KNOXVILLE (AP/WATE) — A bill to put seat belts on Tennessee school buses is in budget limbo.
The House Finance, Ways & Means Subcommittee put the legislation on hold Wednesday because it’s currently unfunded in the governor’s budget plans.
Previous story: School bus safety measures advance in Tennessee Legislature
Fiscal estimates say the bill would add $12.9 million in annual costs to school districts and $2.2 million in yearly state costs. The bill was changed to make the state pay the whole cost. Rep. JoAnne Favors, the Chattanooga Democratic bill sponsor, believes the costs were overstated because the seating capacity would likely drop by at most two seats per bus, not 12.
The idea got new momentum after last year’s tragic wreck in Chattanooga that left six students dead. Even with this latest obstacle, the debate over this likely isn’t over this bill.
“Buckle up Buttercup. Time to go,” said Stacie Tate, a mother of an 8-year-old boy.
We tell our children to strap on their seat belt every time they get in a car, but Stacie Tate feels seat belts don’t work the same way in buses as they do cars.
“You’ve got your car which is two seats, the front and the back, compared to a bus that is 40 feet long,” said Tate. “If the bus catches on fire, it’s going to be easier for these kids to get off the bus without seat belts.”
Tate fears students could get trapped during an accident. Her concern comes not only as a mother, but also as a former bus driver. She’s worried what children could do to one another, if given the opportunity.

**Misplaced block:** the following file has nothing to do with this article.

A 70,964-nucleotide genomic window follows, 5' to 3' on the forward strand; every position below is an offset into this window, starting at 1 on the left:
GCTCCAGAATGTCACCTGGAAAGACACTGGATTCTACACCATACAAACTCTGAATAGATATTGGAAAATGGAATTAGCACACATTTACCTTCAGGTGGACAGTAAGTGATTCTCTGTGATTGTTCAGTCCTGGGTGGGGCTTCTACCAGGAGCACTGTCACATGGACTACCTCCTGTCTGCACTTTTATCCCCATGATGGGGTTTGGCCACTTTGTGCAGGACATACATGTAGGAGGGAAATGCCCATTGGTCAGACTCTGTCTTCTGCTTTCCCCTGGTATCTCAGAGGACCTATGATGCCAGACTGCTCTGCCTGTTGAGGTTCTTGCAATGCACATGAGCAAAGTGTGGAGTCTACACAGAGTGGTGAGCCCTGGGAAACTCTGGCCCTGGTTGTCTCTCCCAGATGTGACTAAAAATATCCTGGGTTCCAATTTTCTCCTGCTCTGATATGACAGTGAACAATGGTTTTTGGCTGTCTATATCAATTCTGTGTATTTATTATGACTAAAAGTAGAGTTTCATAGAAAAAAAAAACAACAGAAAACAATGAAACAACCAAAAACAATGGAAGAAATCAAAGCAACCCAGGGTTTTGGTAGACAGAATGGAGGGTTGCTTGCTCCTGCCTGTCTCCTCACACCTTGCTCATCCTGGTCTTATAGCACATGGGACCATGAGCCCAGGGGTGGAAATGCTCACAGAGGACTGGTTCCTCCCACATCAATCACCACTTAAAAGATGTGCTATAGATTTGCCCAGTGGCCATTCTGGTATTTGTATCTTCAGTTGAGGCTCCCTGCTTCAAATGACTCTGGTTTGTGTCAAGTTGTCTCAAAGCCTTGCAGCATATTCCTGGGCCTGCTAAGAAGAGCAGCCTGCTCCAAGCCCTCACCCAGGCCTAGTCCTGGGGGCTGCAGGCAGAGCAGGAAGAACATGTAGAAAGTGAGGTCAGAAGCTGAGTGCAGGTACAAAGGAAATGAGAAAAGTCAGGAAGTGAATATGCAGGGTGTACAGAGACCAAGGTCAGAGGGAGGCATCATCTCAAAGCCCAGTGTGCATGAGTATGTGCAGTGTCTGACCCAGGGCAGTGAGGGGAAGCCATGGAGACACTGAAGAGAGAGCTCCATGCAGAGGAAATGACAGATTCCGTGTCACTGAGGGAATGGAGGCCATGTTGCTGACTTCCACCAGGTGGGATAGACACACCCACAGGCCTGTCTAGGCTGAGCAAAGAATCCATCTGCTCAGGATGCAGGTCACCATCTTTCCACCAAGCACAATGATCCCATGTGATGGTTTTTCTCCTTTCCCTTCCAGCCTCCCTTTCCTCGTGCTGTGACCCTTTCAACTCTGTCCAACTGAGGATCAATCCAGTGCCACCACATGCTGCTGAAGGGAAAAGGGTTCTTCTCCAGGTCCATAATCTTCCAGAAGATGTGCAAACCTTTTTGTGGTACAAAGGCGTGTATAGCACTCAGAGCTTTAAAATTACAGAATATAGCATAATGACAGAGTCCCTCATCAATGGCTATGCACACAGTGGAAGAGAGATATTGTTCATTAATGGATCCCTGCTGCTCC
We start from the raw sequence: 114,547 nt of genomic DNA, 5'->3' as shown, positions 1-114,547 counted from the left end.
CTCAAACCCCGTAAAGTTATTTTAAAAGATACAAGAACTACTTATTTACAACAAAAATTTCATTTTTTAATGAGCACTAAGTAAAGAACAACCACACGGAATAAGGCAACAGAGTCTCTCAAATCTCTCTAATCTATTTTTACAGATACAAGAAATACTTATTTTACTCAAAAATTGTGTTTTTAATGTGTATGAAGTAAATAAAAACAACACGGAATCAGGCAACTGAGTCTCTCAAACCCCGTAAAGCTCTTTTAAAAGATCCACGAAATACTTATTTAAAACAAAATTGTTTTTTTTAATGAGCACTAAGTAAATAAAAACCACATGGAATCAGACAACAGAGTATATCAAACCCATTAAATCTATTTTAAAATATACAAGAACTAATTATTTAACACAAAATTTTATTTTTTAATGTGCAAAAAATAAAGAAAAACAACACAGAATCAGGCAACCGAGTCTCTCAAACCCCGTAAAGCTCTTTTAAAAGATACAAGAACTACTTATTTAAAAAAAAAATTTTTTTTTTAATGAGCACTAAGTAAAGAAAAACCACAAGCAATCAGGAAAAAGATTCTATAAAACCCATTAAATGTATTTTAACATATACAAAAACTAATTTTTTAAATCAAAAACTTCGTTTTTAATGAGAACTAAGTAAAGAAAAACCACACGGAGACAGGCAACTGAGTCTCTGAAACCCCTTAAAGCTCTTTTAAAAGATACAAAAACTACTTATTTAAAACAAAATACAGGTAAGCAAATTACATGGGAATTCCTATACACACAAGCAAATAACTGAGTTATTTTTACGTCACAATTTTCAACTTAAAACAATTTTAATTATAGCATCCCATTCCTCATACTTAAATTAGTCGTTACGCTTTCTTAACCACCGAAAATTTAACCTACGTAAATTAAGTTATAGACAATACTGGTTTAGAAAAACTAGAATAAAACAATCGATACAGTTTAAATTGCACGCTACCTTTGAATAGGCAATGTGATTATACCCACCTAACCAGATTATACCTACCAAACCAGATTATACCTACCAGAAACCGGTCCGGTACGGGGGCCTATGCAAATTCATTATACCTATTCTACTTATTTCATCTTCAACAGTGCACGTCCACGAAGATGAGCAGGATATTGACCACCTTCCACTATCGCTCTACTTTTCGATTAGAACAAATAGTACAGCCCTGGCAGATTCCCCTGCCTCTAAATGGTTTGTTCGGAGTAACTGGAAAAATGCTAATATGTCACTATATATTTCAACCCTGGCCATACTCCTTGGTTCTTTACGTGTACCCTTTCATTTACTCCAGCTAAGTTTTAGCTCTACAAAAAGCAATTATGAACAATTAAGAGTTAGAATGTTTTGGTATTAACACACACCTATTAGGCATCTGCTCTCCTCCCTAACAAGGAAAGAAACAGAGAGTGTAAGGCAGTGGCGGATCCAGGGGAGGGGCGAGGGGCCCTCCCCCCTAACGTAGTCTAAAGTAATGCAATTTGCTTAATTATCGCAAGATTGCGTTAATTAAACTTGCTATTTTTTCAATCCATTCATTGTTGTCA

Tate adds, “Kids are very unruly and would probably use them as weapons. I wouldn’t put it past them about popping someone in the head.”
A modern school bus can typically hold more than 70 children at a time. If the bill passes, bus drivers would have to make sure every student is buckled in. Doug Davis, a school bus contractor and driver for Davis Bus Lines says that’s a big responsibility.
“Trying to monitor and see that all three students in each and every seat is buckled in, is just nearly impossible,” said Davis.
If an emergency situation were to happen, Davis says that’s when time is sensitive to get every student off the bus and to safety.
“In the event of say an emergency or a fire, we have less than three minutes to evacuate that bus,” said Davis.
While seat belts aren’t yet required on school buses in Tennessee, some of the newer, bigger buses come with a belt buckle for special needs children.
Davis adds, “Some of the seats toward the front of the bus do have a belt system.”
Davis says the harnesses help to restrain children who could put themselves or others at risk without it. He adds that these seats are built to protect children during a crash and remaining seated is the best safety solution in a school bus ride.
Co-sponsor Rep. Eddie Smith released this statement:
As HB 0395 (seat belts on school buses bill) continues to advance through the General Assembly, it now faces the House Finance committee. The bill has not been funded through the budget therefore any funding must be appropriated by the General Assembly. Should the funding not be possible this year, we will work with Governor Haslam to include it in the next fiscal year budget. While we all admit that no one thing can fully stop horrible accidents, we must do everything in our power to ensure our children are as safe as possible while in the care of our school districts.
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